Should there be Disclosure of Paid Edits on Wikipedia?

By | March 2, 2014

There is a lot of interesting discussion concerning a proposed policy change over at Wikipedia concerning disclosure of compensated edits on Wikipedia.  And people are all over the place in their opinions, with a lot of concerns being raised.  Perhaps there is a different solution.

Proposed Amendment

Here is what they are proposing:

A subsection added to the end of Section 4 of the Terms of Use, namely “Refraining from Certain Activities.

Paid contributions without disclosure

These Terms of Use prohibit engaging in deceptive activities, including misrepresentation of affiliation, impersonation, and fraud. To ensure compliance with these obligations, you must disclose your employer, client, and affiliation with respect to any contribution to any Wikimedia Projects for which you receive, or expect to receive, compensation. You must make that disclosure in at least one of the following ways:

  • a statement on your user page,
  • a statement on the talk page accompanying any paid contributions, or
  • a statement in the edit summary accompanying any paid contributions.

Applicable law, or community and Foundation policies and guidelines, such as those addressing conflicts of interest, may further limit paid contributions or require more detailed disclosure. For more information, please read our background note on disclosure of paid contributions.

Wikipedia logoConcerns

Although I like their intent, I am concerned about several things.

  1. Factual information could be deleted simply because someone’s affiliation or compensation.
  2. It requires people to read the terms of use to know the provision is there, which will cause people to violate the rule unknowingly.
  3. Compensated edits are not associated with a specific edit or article when users put a statement on their user page.
  4. It is unclear whether simply being employed by a company requires disclosure, when they are not compensating you to edit an article.
  5. You could potentially have to disclose everywhere you ever worked on your user page, which is a privacy issue.
  6. It requires people to create an account and login to ensure full disclosure and does not address edits by people not logged in.
  7. It does not address situations where someone may be biased, but is not compensated.

Alternate Solution

Instead of the current implementation, I would recommend the following solution instead.

  1. On the edit screen, add a set of checkboxes allowing people to specify one or more of the following:
    • I was compensated for this edit.
    • I am affiliated with a company, person or entity mentioned in this article.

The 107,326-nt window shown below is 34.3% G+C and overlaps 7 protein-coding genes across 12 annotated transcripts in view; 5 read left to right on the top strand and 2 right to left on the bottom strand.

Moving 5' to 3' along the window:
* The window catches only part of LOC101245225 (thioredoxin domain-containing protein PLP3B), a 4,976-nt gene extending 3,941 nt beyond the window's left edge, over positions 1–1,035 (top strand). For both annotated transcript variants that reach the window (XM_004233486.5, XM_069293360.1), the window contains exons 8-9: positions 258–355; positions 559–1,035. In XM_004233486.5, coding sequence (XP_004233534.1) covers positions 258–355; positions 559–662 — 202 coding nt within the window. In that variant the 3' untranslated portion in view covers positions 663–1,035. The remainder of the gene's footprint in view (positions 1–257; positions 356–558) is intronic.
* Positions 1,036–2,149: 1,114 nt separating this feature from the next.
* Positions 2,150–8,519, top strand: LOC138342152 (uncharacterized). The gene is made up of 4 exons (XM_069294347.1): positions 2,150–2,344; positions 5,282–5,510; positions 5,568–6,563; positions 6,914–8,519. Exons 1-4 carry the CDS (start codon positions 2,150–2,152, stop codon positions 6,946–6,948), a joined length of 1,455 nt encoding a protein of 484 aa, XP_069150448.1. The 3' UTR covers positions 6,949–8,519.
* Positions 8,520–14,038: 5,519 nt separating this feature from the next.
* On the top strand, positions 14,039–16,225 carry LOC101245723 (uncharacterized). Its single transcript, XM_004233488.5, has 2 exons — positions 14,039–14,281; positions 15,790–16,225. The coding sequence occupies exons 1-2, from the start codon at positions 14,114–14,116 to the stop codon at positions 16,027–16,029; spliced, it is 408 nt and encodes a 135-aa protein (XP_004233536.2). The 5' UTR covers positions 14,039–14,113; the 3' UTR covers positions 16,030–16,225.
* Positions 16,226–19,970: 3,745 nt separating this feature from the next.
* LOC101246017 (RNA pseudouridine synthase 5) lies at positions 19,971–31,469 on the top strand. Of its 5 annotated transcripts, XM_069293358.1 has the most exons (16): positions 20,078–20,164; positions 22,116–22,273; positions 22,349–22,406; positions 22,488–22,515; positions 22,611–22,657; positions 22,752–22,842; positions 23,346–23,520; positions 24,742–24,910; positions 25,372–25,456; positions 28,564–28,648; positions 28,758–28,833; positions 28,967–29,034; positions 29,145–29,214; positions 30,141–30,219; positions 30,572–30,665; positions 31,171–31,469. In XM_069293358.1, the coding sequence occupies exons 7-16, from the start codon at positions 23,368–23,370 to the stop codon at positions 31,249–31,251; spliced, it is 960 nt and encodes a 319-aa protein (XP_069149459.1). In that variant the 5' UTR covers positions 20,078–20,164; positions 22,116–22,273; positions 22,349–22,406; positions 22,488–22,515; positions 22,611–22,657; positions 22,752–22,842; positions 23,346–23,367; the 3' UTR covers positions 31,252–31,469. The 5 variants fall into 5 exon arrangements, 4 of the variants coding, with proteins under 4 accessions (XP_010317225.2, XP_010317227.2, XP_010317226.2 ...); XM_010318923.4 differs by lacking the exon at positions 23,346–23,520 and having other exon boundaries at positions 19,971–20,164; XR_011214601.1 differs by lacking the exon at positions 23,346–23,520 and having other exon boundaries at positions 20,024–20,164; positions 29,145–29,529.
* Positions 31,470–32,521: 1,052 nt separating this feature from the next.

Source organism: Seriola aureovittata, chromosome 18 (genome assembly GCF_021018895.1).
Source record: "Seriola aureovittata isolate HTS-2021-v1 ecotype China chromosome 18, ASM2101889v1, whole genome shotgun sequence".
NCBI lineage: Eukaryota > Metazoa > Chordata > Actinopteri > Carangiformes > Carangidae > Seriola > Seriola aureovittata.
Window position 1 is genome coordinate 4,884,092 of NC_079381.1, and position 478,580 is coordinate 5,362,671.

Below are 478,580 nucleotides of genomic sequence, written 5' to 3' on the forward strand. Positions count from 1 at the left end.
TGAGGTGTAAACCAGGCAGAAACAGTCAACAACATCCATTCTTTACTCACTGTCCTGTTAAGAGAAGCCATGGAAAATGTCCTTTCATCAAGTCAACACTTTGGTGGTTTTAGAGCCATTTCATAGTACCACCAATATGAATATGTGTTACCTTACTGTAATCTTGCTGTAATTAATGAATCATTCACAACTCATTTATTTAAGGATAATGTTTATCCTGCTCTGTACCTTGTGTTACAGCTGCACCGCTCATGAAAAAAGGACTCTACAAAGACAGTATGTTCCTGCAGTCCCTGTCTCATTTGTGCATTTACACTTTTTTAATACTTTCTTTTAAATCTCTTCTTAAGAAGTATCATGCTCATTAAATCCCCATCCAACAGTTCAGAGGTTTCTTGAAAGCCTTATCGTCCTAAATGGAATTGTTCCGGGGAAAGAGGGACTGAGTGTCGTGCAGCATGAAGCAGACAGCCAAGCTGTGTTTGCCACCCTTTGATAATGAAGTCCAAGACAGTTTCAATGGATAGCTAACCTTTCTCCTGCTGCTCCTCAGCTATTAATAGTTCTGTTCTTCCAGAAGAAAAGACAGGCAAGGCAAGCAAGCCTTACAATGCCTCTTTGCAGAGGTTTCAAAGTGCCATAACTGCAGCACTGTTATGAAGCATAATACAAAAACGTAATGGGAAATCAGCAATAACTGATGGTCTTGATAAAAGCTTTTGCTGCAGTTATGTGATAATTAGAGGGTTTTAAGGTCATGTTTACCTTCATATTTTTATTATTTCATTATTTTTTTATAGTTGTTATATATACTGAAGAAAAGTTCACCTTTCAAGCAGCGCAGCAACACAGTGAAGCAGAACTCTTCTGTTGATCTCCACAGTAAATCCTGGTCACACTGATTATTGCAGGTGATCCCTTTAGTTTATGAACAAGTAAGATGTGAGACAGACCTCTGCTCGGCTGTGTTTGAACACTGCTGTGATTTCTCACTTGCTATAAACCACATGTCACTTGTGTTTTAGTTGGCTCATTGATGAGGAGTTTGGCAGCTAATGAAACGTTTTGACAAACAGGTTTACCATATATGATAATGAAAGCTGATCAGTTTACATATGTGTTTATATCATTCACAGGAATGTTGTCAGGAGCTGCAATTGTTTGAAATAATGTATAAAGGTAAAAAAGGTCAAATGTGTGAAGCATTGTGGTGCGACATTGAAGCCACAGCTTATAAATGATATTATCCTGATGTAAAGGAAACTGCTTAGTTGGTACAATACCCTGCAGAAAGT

• I work in this industry or field, but am not affiliated with anything in this article specifically.
    • I have not been compensated and am not affiliated with anything in this article.
  2. On a person’s user page, automatically generate a list of articles edited by the user, grouped by the following:
    • Subject Matter Expert (Edits Related to my Industry or Field)
    • Contributions (non-compensated and non-affiliated)
    • Edits Related to Companies, People or Entities I am Affiliated With
    • Compensated Edits
  3. Flag edits on the edit history page as being a compensated edit.

One reason I like having more than one checkbox is that it helps identify bias in all its forms (paid or unpaid), and at the same time helps identify people who may be an expert in a field.

Wikipedia tends to have a hard time dealing with subject matter experts, and someone who has first hand knowledge of something often gets chastised if that information is not published anywhere else on the web already. Allowing people to identify that they work in a particular field would allow readers and editors to judge for themselves whether the information is more or less valuable than an edit from someone not in the industry.

To deal with the repetitive nature of the checkboxes appearing every time, users should be able to select a default option so they only have to make changes if a different checkbox applies for this specific edit.  This could be accomplished by asking the user if they want to save there choice for next time.  If so, then every time they edit, those checkboxes will automatically be checked.  This allows them to change it if needed, while reducing the need for them to check a box every time.  You could also make the checkboxes optional (from a form submission standpoint), with the assumption that nothing checked means they were not compensated.

I’d rather see something like this, than what they have proposed now.  What do you think?


 

Scott M. Stolz

Entrepreneur, Educator, Author.
Helping people embrace life's opportunities.™